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Nitrogen Nutrition for Groundnut

 As with other crop plants, nitrogen plays an important role for good growth and development of groundnut. Nitrogen is to a plant what petrol is to a car. Nitrogen drives plant growth which stops when plants run out of nitrogen. Nitrogen to some extent controls the efficient utilization of phosphorus and potassium. Nitrogen availability to plants is reflected in dark green color of stems and leaves, and vigorous growth.

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Groundnut being a legume crop meets mostly its nitrogen requirement through fixation of nitrogen in the atmosphere. So, groundnut may not respond to large application of nitrogen fertilizers. Excess of nitrogen results in too much of vegetative growth at the expense of groundnut pod production.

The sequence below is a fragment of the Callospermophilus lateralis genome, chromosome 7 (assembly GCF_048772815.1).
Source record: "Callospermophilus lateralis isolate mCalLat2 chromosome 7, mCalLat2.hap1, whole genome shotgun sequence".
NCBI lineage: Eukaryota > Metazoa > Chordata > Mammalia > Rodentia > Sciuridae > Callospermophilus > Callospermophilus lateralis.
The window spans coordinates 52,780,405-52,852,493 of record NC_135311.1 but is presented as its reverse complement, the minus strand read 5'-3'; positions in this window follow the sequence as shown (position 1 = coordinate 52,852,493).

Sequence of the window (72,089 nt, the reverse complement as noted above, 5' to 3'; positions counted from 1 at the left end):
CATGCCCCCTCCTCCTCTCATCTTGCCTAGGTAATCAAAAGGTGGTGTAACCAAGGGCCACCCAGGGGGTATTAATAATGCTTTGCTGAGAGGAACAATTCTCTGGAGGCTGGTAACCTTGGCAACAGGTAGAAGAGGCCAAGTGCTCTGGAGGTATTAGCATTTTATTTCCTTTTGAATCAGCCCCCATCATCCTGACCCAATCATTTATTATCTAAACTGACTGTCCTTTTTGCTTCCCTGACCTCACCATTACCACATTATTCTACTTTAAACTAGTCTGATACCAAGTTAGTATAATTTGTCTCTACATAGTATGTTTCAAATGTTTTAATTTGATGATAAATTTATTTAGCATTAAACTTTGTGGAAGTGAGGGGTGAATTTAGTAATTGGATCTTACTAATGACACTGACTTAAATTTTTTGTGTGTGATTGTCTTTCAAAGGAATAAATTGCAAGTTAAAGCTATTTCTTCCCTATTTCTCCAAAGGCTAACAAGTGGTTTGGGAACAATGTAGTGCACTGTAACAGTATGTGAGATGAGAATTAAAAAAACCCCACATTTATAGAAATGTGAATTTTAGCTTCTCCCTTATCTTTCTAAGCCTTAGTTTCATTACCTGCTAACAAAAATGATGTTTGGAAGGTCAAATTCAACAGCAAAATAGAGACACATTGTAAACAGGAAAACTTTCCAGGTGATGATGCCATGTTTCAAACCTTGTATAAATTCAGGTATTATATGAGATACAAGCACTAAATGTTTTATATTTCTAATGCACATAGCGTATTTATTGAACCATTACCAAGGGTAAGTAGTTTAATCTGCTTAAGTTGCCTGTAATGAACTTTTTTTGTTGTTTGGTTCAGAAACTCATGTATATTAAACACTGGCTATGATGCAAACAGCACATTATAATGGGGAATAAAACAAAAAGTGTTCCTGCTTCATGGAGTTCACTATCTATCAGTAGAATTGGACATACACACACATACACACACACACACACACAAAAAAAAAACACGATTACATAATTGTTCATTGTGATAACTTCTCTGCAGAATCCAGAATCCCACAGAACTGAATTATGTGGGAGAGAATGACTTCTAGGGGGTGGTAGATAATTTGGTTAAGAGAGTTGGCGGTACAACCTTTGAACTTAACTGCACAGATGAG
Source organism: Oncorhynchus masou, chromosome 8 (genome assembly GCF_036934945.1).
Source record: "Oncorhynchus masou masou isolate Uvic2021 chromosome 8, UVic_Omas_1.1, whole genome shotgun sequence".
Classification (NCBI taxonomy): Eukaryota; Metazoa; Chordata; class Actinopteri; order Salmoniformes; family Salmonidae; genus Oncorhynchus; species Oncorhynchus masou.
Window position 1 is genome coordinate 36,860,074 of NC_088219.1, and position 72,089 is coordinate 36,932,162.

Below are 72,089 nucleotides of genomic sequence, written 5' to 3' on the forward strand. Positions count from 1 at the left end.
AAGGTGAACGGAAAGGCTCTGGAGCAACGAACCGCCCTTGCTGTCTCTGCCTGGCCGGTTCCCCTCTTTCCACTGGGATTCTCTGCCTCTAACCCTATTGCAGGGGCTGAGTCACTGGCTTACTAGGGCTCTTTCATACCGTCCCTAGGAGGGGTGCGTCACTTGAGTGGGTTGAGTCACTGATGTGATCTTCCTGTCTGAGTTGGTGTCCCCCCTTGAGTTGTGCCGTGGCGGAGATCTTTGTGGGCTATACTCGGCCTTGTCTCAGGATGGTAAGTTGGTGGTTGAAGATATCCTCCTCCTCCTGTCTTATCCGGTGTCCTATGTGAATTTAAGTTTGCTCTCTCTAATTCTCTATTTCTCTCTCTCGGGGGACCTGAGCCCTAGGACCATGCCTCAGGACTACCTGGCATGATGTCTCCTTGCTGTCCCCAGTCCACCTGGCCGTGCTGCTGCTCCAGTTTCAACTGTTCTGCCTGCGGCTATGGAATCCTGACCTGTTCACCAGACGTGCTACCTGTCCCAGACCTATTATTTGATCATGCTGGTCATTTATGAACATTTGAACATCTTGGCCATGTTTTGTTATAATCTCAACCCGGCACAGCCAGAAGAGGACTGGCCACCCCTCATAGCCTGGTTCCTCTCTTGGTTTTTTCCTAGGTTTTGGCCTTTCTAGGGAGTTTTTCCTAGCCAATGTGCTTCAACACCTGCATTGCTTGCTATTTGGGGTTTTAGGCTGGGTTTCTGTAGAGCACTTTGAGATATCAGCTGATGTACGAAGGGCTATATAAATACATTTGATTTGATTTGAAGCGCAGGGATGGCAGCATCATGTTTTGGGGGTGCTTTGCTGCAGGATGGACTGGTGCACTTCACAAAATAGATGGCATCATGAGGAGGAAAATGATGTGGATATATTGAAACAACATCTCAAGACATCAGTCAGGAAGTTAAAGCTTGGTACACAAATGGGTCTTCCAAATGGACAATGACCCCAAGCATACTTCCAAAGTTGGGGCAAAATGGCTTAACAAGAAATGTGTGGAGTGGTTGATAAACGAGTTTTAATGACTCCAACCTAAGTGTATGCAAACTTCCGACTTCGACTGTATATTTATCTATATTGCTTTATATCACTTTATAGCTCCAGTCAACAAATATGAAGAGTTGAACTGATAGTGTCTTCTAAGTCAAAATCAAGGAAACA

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However, in early stages of plant growth nitrogen is very much in demand when the plants are in the initial stages of nitrogen fixation. A good strategy for nitrogen management in groundnut cultivation is to apply a starter dose of 15 to 20 kg N/ha, and encourage nitrogen fixation by Rhizobia inoculation to meet the nitrogen needs of plants. The starter dose of nitrogen is side dressed along with phosphorus and potassium application just before sowing. This basal dose of nitrogen is applied preferably as ammonium sulfate as this fertilizer also contains sulfur (16%), an important nutrient for groundnut crop. Groundnut crop may not require any top dressing with nitrogen fertilizer. However, any requirement of top dressing of nitrogen need to be assessed by examining the nodules and nodulation for efficient biological nitrogen fixation by the crop. If the nodulation and nitrogen fixation is low or poor, then the crop need to be applied with 30 to 40 kg N/ha after 30 to 45 days of sowing. The top-dressing should be done at proper moisture level in soil followed by intercultivation or manual weeding. 

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